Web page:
-Cause and Effect shot
Some why questions may require a more complex approach, using a sequence of shots to explain a bit of backstory or perhaps a close-up on an object or detail that carries emotional significance in the context of the story.
Memories Inspire: In this show, the young photographer reminisces about her once happy family.
This serves as motivation for the action she takes in the following scene.
This is also a case where the magic of juxtaposing two shots can suggest cause and effect. For example, if you constructed a sequence so that a shot of a woman slamming a door preceded a shot of a man signing divorce paperwork, it would imply that the wife’s exit prompted the husband to finally go through with the divorce. However, you could tell a very different story by simply rearranging the two shots so the paper is signed before the woman leaves; suggesting that the husband’s decision to sign provoked the wife to leave.
Expanding Your Vocabulary
As you increase your cinematic vocabulary, you learn to recognize how different shots answer different questions. And there are more than just those six basic questions but that’s where it all starts. You can also think about how certain shots can be used for different purposes. For example, certain shots can serve as Establishing shots, Reaction shots, Inserts, Cutaways, POVs, and so on.
Establishing Shots are used to identify a location and have traditionally been used to introduce a scene. While most commonly they are Wide Shots or Long Shots, sometimes a small familiar detail can serve as an establishing shot. For example, if you cut to a new scene, and begin on a CU of a blinking “Code Blue” light, you quickly inform the audience that you’re in a hospital.
Feeling Friendly: The scene that follows this shot all takes place inside the hotel.
We never need to see this outside shot again unless we return here later in the show.
Reaction shots are usually just close-ups of a specific performance showing a subject’s reaction to a particular event. Often a reaction shot can be stolen from a different take, or even a different scene. There are many stories of an editor finding a few seconds of footage of an actor with his guard down after the director called cut, and using that clip as a reaction somewhere else in the scene.
What’s fascinating about a reaction shot is that it only takes its meaning from the shot that precedes it. The same reaction shot can generate entirely different emotions in the audience depending on what it is that is being reacted to. Russian filmmaker Lev Kuleshov famously explored this concept in the early 20th century.
Inserts and Cutaways, are invaluable to an editor trying to cut around problems in a scene, or trying to cut some time out of a sequence. Inserts are CUs of objects that have already been seen within a scene, such as a wine bottle or a gun. Cutaways are similar, but the subject of a cutaway is something that has not been seen in any of the other shots. For example, in a scene set in a park, you might cut away to a shot of dogs frolicking, even though we’ve never seen the dogs before. In another location a cutaway might be a clock on a wall, or other diners in a restaurant.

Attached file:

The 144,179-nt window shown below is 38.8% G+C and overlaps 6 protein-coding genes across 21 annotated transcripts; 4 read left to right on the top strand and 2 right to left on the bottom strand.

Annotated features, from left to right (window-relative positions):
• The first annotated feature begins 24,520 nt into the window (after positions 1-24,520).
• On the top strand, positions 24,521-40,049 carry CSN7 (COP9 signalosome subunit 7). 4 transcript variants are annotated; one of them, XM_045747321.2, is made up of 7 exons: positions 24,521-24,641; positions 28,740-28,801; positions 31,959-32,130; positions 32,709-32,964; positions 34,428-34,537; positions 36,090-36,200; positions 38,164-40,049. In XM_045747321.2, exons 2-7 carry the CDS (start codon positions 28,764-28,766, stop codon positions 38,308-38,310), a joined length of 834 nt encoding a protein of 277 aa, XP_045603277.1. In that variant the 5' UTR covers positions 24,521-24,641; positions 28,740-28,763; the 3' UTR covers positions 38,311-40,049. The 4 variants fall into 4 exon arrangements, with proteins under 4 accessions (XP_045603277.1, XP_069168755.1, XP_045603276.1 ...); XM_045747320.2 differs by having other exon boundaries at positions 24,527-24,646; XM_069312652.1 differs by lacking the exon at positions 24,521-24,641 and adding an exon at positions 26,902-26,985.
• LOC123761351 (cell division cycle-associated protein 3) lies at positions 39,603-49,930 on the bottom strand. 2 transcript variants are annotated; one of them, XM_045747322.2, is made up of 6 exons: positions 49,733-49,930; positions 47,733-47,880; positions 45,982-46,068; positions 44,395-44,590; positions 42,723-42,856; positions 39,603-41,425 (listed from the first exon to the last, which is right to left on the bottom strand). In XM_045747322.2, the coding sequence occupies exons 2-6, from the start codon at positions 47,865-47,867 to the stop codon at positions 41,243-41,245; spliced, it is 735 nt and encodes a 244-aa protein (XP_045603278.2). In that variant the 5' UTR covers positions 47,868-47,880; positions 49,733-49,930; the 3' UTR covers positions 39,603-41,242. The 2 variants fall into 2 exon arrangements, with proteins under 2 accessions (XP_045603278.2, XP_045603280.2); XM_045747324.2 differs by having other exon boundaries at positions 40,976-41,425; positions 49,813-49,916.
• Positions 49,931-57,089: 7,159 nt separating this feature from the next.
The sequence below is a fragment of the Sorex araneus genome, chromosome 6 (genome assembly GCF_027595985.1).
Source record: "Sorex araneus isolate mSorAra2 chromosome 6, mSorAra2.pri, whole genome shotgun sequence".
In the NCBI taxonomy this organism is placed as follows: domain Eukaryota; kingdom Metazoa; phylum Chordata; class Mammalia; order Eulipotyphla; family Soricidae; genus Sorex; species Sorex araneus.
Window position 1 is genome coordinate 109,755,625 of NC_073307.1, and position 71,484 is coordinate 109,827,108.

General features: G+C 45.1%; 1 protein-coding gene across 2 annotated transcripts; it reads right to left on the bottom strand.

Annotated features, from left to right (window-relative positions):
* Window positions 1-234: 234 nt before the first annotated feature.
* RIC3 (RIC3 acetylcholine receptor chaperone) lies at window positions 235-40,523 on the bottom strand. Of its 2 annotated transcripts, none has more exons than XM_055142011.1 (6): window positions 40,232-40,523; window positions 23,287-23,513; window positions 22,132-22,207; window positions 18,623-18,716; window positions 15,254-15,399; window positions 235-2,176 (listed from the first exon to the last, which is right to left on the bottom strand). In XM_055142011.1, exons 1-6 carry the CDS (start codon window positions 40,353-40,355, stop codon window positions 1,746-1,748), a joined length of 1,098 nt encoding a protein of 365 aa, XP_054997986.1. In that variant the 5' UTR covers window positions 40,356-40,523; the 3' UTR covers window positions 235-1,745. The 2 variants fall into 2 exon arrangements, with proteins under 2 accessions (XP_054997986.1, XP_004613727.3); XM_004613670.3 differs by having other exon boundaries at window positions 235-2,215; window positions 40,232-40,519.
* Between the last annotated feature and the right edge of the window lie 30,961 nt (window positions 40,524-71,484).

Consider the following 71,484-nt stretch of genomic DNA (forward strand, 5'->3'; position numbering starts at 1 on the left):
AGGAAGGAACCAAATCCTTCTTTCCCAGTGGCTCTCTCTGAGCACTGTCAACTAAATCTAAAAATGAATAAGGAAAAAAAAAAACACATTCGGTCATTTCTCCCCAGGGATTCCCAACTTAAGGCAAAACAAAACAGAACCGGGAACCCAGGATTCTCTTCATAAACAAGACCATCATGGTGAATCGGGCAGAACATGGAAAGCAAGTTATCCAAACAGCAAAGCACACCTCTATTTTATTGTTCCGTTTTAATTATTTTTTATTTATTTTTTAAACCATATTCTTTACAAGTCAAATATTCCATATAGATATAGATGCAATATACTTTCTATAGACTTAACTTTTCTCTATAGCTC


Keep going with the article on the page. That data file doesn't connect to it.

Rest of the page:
Have a Cupcake: An insert of the camera-case lunchbox is need to emphasize how extreme a photography
geek this character is. The action of picking up the cupcake provides the perfect opportunity to cut to it.
Note also, that the angle on the insert is the POV of the character.
Inserts are usually pretty limited as to where you can use them: If the subject picks up the wine bottle in the wide shot, that’s the only time you can use the insert of the bottle being lifted in CU. On the other hand, cutaways can be used almost anywhere you need to escape from the main action. Of course, the more craftily and elegantly you work the cutaway into the scene, the smoother and less distracting it will be. So, for example, if there was a moment where an actor looked off screen, that might be a perfect time to cut to those frolicking dogs; thereby creating the impression that it was a point-of-view shot (POV).
There are many other shot types and uses you will learn as you gain more experience. And just like learning any other language, the more expansive your vocabulary, the more precisely (and more eloquently) you will be able to communicate. Don’t forget also that shots are dynamic and change, a single shot can transform from one type to another through a camera move or through blocking.
-Shots pertaining to Who questions (CU)
In the film language, the who question is typically answered with the close-up (CU). The primary point of focus in any close-up is the subject’s face. This framing typically mimics the experience of what you would see in real life if you were conversing with a person. A close-up is an intimate portrait of someone, more intimate than you would ever get with a stranger. This is part of why fans inherently feel as though they “know” famous actors. (Though the feeling is certainly not mutual!)
Who Are They?: A Close-up gives insight into who a character is.
These shots leave little doubt that one is a no-nonsense sourpuss and the other is a idealistic dreamer.
Close-ups can vary widely based on camera position, lens choice, and other production considerations, but ultimately you can count on such a shot to answer this fundamental question.
If you were to go too long without providing close-ups your audience will lose track of whose story they’re following and they will very likely lose interest. This is especially common in complex action scenes where there is so much what and how to convey to move the story forward that it’s easy to forget to keep the who present in the viewer’s mind. But do so at your own peril. Even the most spectacular battle scene can fall flat if the audience loses track of who it is that’s engaged in the fight.